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While voluminous research has focused on the impact of host country institutions on foreign entrants, the rise of outward internationalization of firms from emerging economies is challenging this research stream. Limited work has been done to investigate a crucial question: How do home country institutions influence firms from emerging economies to engage in outward internationalization? Inspired by North’s insights on institutional open access, we develop an institution-based framework highlighting intra-country (sub-national) regional differences within a large emerging economy. Specifically, we argue that greater institutional open access in a particular region of a home country—in the areas of legal environment openness and financial market openness—leads to greater outward internationalization of local firms headquartered in that region. Further, tenure of that region’s governor moderates such relationships in different ways. Our multilevel analysis with 5239 observations (company-years) finds that institutional open access is indeed behind some Chinese firms’ outward internationalization.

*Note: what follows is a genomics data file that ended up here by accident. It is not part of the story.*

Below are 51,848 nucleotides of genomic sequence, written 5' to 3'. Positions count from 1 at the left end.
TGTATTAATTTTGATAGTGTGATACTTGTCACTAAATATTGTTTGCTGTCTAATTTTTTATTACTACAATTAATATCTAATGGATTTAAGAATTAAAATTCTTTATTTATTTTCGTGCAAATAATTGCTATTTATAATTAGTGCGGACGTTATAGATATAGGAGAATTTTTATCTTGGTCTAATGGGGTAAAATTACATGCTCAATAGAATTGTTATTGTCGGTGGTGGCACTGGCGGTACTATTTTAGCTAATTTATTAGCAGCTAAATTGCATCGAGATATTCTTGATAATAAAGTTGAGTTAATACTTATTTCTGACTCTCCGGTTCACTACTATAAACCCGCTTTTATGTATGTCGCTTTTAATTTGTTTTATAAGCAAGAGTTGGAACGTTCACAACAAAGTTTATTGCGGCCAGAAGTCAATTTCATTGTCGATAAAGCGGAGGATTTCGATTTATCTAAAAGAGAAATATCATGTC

Sun, S. L., Peng, M. W., Lee, R. P., & Tan, W. (2015). Institutional open access at home and outward internationalization. Journal of World Business50(1), 234-246.

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